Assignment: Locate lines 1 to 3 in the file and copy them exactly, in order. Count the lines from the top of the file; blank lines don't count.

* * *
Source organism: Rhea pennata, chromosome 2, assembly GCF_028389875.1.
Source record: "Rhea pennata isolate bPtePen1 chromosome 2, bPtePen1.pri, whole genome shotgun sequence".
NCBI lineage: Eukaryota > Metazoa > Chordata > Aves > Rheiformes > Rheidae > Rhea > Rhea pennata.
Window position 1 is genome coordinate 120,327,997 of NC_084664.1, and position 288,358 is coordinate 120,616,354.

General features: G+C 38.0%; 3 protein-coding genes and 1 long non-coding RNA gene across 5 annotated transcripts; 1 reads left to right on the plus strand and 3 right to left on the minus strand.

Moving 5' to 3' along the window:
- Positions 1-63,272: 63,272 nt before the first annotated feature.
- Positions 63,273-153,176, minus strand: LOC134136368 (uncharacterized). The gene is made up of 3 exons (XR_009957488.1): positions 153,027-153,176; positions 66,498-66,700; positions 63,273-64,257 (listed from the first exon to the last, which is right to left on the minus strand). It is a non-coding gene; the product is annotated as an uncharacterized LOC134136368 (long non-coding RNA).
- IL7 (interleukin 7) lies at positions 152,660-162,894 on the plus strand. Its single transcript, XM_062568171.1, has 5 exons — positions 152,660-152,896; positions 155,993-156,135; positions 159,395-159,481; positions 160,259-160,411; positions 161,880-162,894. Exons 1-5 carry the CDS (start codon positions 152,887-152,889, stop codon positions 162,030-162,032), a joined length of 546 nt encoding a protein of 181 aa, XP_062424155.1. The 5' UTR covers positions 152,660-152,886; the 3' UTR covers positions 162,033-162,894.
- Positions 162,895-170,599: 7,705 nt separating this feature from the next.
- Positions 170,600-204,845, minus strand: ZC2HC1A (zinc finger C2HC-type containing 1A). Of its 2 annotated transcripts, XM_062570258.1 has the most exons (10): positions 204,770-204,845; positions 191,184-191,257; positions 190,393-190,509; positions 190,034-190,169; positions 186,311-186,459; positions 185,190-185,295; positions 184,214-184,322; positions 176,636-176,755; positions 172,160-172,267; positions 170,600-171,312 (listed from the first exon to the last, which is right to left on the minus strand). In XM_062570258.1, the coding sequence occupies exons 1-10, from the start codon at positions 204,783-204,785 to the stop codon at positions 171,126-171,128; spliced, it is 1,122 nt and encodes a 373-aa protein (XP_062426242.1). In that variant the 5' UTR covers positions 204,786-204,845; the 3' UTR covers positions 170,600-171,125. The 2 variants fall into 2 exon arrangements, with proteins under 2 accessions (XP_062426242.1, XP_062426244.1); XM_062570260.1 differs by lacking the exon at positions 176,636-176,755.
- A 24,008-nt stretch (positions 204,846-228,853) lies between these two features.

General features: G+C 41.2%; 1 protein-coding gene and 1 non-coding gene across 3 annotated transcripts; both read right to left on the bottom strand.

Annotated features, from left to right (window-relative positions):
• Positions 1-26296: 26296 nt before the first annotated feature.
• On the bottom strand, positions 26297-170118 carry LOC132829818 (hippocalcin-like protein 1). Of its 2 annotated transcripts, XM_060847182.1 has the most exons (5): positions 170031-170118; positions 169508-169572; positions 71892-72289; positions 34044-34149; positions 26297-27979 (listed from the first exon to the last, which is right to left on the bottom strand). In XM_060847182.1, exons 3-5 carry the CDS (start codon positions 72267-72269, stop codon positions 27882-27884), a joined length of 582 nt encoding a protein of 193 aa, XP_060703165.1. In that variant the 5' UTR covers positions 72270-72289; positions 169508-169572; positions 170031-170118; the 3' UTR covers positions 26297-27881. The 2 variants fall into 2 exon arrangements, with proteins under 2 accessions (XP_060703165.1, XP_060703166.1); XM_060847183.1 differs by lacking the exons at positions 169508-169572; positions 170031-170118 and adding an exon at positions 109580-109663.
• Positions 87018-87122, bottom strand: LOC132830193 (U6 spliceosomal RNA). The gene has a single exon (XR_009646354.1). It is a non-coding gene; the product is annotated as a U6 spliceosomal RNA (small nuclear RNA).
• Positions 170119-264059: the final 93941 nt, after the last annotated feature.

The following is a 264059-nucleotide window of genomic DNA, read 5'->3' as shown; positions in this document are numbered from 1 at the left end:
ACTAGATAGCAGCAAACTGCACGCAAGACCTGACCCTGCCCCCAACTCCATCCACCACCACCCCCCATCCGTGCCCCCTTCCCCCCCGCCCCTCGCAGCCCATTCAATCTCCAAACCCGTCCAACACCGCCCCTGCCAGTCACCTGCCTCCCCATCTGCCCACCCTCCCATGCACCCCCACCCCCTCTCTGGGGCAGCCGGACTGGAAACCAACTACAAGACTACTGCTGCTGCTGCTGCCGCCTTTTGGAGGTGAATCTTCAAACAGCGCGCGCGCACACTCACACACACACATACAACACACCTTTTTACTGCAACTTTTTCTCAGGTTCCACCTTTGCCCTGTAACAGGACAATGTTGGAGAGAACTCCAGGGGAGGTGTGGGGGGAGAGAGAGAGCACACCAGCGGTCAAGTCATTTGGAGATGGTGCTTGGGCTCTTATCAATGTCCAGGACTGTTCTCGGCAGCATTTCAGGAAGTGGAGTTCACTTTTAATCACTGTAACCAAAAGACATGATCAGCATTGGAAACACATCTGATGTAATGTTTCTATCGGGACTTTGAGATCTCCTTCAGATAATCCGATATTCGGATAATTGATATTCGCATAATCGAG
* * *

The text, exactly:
Source organism: Rhea pennata, chromosome 2, assembly GCF_028389875.1.
Source record: "Rhea pennata isolate bPtePen1 chromosome 2, bPtePen1.pri, whole genome shotgun sequence".
NCBI lineage: Eukaryota > Metazoa > Chordata > Aves > Rheiformes > Rheidae > Rhea > Rhea pennata.